a transducer configured to sense a physiological parameter and to generate an analog electrical signal as a function of the sensed physiological parameter;
an analog communication system comprising a modulator configured to receive the analog electrical signal and to transmit an analog communication signal as a function of the analog electrical signal; and
a capsule-shaped shell sized for introduction into a gastrointestinal tract of a patient and configured to hold the transducer and the analog communication system,
wherein the analog communication system comprises a phase modulation communication system or a frequency modulation communication system.
14. The device of claim 13, further comprising an analog memory circuit configured to store the analog electrical signal.
15. The device of claim 13, wherein the transducer comprises a pH sensor, a temperature sensor, a pressure sensor, a fluid flow sensor, a pressure sensor or an electrical activity sensor.
16. A device comprising:
means for sensing a physiological parameter of a patient and generating an analog electrical signal as a function of the sensed physiological parameter;
means for receiving the analog electrical signal and for transmitting an analog communication signal as a function of the analog electrical signal via one of phase modulation and frequency modulation; and
means for holding the sensing means and the transmitting means proximate to the gastrointestinal tract of the patient.
17. The device of claim 16, further comprising means to store the analog electrical signal in analog form.
18. The device of claim 16, wherein the holding means comprises a capsule-shaped shell.
19. The device of claim 16, further comprising a means for attaching the holding means to a wall of the gastrointestinal tract.
Description
TECHNICAL FIELD

The present invention relates to implantable physiological monitoring systems, and more particularly to implantable probes for monitoring one or more parameters in the body of a patient.

BACKGROUND

A patient can benefit from monitoring of physiological parameters proximate to his gastrointestinal tract. A patient suffering from gastroesophageal reflux, for example, suffers from a condition in which gastric acid refluxes, or flows in the direction opposite to the normal flow, from the stomach into the esophagus. Frequent reflux episodes may result in a potentially severe problem known as gastroesophageal reflux disease, which is a common cause of dyspepsia or heartburn. As a common cause of chest pain, gastroesophageal reflux disease frequently mimics the symptoms of a myocardial infarction or severe angina pectoris, which are signs of severe coronary artery disease. Because their treatments and outcomes are different, distinguishing between gastroesophageal reflux disease and coronary artery disease is of diagnostic importance to the patient and physician.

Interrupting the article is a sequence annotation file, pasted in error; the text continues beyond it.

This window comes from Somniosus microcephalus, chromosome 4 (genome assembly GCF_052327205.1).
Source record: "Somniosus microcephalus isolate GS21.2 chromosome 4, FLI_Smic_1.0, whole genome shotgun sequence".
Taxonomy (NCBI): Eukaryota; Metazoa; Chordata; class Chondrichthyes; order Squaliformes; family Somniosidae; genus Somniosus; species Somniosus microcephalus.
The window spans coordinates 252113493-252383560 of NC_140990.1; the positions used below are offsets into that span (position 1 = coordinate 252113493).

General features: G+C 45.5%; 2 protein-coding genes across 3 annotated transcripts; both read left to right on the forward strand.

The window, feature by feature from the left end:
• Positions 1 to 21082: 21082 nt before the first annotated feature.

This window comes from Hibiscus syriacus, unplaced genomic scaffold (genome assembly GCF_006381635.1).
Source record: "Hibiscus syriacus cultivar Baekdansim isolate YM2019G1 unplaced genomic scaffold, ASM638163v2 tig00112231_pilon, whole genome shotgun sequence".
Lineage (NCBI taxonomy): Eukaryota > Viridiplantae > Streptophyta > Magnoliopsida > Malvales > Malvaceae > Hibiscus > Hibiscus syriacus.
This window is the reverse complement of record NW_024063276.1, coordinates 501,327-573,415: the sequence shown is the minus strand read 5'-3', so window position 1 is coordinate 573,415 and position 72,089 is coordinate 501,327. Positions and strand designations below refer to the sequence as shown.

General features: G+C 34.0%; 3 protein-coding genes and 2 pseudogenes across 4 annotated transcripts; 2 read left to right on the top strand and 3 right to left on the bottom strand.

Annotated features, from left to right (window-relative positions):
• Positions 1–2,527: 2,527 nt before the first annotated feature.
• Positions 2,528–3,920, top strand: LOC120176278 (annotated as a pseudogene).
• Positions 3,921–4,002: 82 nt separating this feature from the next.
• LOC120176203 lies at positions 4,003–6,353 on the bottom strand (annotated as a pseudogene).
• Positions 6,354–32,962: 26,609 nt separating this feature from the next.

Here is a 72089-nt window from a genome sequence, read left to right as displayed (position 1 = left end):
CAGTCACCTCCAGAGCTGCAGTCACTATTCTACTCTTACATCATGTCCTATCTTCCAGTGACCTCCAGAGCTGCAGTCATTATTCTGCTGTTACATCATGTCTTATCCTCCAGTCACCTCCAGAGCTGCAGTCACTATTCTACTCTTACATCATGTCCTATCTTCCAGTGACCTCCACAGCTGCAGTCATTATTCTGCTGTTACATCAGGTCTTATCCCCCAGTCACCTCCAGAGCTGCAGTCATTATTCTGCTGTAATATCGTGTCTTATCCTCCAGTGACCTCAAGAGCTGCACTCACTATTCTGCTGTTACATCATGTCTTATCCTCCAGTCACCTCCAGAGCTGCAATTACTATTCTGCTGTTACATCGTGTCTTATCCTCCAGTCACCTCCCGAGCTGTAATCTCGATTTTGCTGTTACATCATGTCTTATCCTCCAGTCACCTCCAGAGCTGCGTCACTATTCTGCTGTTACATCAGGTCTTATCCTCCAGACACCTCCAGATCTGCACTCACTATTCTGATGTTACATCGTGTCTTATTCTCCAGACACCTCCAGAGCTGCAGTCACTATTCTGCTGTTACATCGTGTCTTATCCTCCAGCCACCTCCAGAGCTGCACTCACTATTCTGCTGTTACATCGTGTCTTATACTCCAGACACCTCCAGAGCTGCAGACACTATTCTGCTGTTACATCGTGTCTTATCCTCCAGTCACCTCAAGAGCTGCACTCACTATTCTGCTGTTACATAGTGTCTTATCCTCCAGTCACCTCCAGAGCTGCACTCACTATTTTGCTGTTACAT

To monitor conditions such as gastroesophageal reflux disease, a compact monitoring device can be deployed at an implantation site in a body of a patient. The monitoring device can be deployed proximate to the lower esophageal sphincter, for example, and can monitor the pH of fluids proximate to the lower esophageal sphincter.

In a similar fashion, one or more compact monitoring devices can be deployed at other sites along the gastrointestinal tract, and can monitor a variety of physiological parameters. Monitored physiological parameters can include pH, temperature or pressure. Monitored physiological parameters can also include ion concentration, such as the concentrations of sodium, potassium, calcium, magnesium, chloride, bicarbonate, or phosphate ions. Monitored physiological parameters can further comprise concentration of a solute within a body fluid, such as glucose, bilirubin, creatinine, blood urea nitrogen, urinary nitrogen, renin, and angiotensin.

Some of the monitoring devices are not configured for implantation in the body, but rather move through the gastrointestinal tract. In a conventional implantable monitor, data concerning a sensed physiological parameters is converted to a digital signal through an analog-to-digital converter. The data are thereby converted to digital form, and may be stored in a memory element in digital form. In some monitors, the digital data are transmitted out of the body of the patient via digital communication systems.

Table 1 below lists documents that disclose various techniques for monitoring physiological parameters proximate to the gastrointestinal tract and transmitting signals reflecting the sensed parameters out of the body.

TABLE 1
Patent Number Inventors/Author Title